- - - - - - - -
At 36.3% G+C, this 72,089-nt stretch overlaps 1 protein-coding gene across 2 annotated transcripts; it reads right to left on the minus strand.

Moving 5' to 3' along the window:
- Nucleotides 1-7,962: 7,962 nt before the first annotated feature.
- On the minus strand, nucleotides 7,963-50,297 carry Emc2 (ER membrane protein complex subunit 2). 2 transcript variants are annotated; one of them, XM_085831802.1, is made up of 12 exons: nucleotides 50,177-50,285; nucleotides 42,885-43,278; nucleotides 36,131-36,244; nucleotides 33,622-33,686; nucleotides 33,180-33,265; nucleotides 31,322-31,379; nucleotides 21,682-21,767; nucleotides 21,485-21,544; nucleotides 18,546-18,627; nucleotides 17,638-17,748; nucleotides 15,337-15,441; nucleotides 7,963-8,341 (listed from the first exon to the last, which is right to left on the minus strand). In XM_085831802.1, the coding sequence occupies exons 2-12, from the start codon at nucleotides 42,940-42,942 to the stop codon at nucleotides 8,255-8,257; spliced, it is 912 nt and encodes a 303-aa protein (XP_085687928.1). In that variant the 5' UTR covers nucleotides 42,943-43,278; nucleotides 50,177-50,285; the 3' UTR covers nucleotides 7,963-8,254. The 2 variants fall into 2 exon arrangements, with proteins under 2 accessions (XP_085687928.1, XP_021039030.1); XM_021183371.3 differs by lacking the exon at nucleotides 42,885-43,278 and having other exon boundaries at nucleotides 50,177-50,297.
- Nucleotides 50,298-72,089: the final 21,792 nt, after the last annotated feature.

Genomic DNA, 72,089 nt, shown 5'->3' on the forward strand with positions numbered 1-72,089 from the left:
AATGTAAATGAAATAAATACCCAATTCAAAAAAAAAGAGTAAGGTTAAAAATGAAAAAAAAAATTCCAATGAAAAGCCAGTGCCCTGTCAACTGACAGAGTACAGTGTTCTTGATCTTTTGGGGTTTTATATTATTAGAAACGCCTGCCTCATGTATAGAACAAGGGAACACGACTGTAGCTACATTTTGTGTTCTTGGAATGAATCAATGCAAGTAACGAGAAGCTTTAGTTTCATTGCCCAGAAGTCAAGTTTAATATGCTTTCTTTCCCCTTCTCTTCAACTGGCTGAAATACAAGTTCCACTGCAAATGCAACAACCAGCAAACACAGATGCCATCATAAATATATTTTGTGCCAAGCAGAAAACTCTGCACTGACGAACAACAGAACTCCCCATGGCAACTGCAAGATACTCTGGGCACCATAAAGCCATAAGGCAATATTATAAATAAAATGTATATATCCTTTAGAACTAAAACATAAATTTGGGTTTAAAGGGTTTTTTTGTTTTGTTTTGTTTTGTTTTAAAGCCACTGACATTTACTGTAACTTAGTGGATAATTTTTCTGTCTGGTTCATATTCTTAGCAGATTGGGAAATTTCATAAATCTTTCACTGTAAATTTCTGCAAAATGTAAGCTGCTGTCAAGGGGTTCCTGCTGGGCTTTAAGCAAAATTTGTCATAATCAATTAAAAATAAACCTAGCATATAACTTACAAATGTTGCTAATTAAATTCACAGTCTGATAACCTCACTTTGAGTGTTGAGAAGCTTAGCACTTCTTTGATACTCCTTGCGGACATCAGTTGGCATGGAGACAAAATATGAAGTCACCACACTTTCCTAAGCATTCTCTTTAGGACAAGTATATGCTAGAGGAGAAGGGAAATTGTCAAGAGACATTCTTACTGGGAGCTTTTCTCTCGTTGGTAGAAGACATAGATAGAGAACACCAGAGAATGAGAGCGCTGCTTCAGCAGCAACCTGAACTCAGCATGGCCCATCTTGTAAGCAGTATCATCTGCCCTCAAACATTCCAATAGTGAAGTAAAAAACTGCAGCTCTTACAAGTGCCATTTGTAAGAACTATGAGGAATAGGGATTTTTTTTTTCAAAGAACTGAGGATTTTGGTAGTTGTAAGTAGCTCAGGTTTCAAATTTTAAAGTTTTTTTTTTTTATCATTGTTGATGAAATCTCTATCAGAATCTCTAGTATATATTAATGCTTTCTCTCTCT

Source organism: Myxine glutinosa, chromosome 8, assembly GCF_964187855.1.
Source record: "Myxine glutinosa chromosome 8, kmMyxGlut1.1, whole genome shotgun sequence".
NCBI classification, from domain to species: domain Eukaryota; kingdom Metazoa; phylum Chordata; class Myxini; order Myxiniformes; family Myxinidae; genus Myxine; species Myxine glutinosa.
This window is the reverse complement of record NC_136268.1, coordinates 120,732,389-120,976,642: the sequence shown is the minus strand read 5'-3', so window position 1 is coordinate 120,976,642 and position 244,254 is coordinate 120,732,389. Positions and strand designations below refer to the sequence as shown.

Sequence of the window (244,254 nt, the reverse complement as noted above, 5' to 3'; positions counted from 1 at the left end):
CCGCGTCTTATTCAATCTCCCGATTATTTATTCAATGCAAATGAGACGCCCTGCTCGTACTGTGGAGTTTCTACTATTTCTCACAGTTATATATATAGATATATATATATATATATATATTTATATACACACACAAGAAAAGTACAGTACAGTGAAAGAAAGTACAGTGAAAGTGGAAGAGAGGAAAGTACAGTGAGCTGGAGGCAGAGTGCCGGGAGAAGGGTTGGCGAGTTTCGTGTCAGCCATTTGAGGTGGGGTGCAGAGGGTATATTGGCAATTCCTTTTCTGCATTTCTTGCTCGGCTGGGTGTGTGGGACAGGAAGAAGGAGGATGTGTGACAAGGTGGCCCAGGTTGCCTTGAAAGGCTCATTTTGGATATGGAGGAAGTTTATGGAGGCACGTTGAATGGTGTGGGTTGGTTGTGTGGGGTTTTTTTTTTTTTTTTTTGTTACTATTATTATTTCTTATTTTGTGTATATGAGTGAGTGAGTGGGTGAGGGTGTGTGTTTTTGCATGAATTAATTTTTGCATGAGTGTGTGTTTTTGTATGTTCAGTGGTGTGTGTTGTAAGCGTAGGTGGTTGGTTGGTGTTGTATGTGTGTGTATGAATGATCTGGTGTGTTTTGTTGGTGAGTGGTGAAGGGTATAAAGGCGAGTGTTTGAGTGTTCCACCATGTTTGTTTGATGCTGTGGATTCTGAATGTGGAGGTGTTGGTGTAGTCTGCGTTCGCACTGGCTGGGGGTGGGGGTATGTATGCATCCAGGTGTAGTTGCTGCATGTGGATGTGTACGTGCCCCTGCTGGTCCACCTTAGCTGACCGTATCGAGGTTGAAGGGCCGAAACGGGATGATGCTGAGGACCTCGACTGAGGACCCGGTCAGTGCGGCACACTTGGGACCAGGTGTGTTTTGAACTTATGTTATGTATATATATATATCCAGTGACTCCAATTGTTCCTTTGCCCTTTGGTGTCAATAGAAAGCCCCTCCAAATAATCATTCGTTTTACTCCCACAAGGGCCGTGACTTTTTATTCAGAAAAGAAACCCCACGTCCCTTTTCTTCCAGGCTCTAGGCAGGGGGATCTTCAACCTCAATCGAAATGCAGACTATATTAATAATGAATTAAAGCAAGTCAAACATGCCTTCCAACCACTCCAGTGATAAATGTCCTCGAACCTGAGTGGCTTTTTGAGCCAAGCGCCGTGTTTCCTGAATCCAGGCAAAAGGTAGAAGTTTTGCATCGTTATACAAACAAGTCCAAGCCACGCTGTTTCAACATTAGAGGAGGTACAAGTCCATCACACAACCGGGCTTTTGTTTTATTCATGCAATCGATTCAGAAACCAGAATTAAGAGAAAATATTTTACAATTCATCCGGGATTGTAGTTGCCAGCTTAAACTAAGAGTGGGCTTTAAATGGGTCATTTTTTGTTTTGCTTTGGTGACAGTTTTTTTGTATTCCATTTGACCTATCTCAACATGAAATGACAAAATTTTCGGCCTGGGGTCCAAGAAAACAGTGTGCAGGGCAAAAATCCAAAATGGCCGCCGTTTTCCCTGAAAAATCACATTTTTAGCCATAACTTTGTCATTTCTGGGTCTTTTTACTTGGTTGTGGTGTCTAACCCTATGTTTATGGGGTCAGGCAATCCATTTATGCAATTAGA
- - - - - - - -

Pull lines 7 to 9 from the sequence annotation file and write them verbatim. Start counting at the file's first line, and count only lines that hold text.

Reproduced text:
AATGTAAATGAAATAAATACCCAATTCAAAAAAAAAGAGTAAGGTTAAAAATGAAAAAAAAAATTCCAATGAAAAGCCAGTGCCCTGTCAACTGACAGAGTACAGTGTTCTTGATCTTTTGGGGTTTTATATTATTAGAAACGCCTGCCTCATGTATAGAACAAGGGAACACGACTGTAGCTACATTTTGTGTTCTTGGAATGAATCAATGCAAGTAACGAGAAGCTTTAGTTTCATTGCCCAGAAGTCAAGTTTAATATGCTTTCTTTCCCCTTCTCTTCAACTGGCTGAAATACAAGTTCCACTGCAAATGCAACAACCAGCAAACACAGATGCCATCATAAATATATTTTGTGCCAAGCAGAAAACTCTGCACTGACGAACAACAGAACTCCCCATGGCAACTGCAAGATACTCTGGGCACCATAAAGCCATAAGGCAATATTATAAATAAAATGTATATATCCTTTAGAACTAAAACATAAATTTGGGTTTAAAGGGTTTTTTTGTTTTGTTTTGTTTTGTTTTAAAGCCACTGACATTTACTGTAACTTAGTGGATAATTTTTCTGTCTGGTTCATATTCTTAGCAGATTGGGAAATTTCATAAATCTTTCACTGTAAATTTCTGCAAAATGTAAGCTGCTGTCAAGGGGTTCCTGCTGGGCTTTAAGCAAAATTTGTCATAATCAATTAAAAATAAACCTAGCATATAACTTACAAATGTTGCTAATTAAATTCACAGTCTGATAACCTCACTTTGAGTGTTGAGAAGCTTAGCACTTCTTTGATACTCCTTGCGGACATCAGTTGGCATGGAGACAAAATATGAAGTCACCACACTTTCCTAAGCATTCTCTTTAGGACAAGTATATGCTAGAGGAGAAGGGAAATTGTCAAGAGACATTCTTACTGGGAGCTTTTCTCTCGTTGGTAGAAGACATAGATAGAGAACACCAGAGAATGAGAGCGCTGCTTCAGCAGCAACCTGAACTCAGCATGGCCCATCTTGTAAGCAGTATCATCTGCCCTCAAACATTCCAATAGTGAAGTAAAAAACTGCAGCTCTTACAAGTGCCATTTGTAAGAACTATGAGGAATAGGGATTTTTTTTTTCAAAGAACTGAGGATTTTGGTAGTTGTAAGTAGCTCAGGTTTCAAATTTTAAAGTTTTTTTTTTTTATCATTGTTGATGAAATCTCTATCAGAATCTCTAGTATATATTAATGCTTTCTCTCTCT

Source organism: Myxine glutinosa, chromosome 8, assembly GCF_964187855.1.
Source record: "Myxine glutinosa chromosome 8, kmMyxGlut1.1, whole genome shotgun sequence".